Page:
These entries were part of a blog post that summarized two excellent panels I moderated.
Mirrors, Windows, and Walls: Diversity in the World of Children’s Books with JaNay Brown-Wood and Gayle Pitman by Karen McCoy
This workshop examined how American culture influences publishing in ways we don’t often realize, and vice-versa. The presenters showed a study that demonstrated how the amount of books about white children outweigh all others, especially books with Asian American, African American, Latin American, or Native American children. One wise attendee pointed out that biracial children were not represented, pointing to a group that often goes unseen, even among the commonly marginalized. Through a few workshop exercises, it was evident that the feeling of being different was paramount to many people’s experiences. Examples of books were also used to demonstrate some of the default settings that people inadvertently bring to reading or writing, including some prejudices that might be overlooked. It was such an active and productive conversation that it was a shame the session had to end—and it’s evident that these kinds of conversations need to continue.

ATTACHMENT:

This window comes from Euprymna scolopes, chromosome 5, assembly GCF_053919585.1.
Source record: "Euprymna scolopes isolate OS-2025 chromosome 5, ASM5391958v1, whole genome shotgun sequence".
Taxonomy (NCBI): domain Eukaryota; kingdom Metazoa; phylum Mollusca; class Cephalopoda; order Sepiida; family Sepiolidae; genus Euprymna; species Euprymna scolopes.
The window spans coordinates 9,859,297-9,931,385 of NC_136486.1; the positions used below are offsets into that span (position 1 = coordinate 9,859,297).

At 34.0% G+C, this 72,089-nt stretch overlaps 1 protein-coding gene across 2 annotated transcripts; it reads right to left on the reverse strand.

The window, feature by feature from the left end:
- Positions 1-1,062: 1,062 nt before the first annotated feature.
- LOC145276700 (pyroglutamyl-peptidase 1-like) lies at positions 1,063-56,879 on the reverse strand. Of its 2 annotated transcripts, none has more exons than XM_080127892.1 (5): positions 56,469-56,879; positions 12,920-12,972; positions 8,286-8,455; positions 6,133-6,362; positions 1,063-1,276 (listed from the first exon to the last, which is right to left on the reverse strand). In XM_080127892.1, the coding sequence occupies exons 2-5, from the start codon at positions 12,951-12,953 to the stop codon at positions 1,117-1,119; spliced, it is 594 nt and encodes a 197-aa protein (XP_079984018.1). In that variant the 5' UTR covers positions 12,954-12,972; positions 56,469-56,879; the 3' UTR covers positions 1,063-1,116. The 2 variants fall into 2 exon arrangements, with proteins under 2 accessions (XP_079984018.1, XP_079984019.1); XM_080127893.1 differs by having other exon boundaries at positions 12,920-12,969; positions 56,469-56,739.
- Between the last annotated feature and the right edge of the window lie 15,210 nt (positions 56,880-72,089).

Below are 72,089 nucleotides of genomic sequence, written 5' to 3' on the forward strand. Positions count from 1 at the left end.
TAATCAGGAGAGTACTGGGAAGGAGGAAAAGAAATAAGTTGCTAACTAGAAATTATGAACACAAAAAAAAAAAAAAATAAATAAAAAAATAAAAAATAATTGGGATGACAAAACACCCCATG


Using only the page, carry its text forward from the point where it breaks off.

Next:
Work/Life Balance: Organizing for Success with Tim Myers by Karen McCoy
This workshop explored how writing and life inevitably affect one another—and how to keep hope and focus when that happens. One of the most poignant moments in the workshop was when attendees were asked to list their top three writing goals, and read them aloud. This introduced the idea of intrinsic versus extrinsic goals. Mr. Myers was clear that extrinsic goals weren’t necessarily bad, but that intrinsic goals were directly related to vision, which often has a longer lasting impact. This point was beautifully illustrated when Mr. Meyers quoted a line from Tina Fey’s daughter, which eventually made it into the show 30 Rock. “I want to go to there.”
The truth of the matter is, as artists, we get to follow what we care about. And we all are going through life at our own pace. The key to balancing both work and life is knowing that when they inevitably collide, they can feed into one another and allow us to thrive.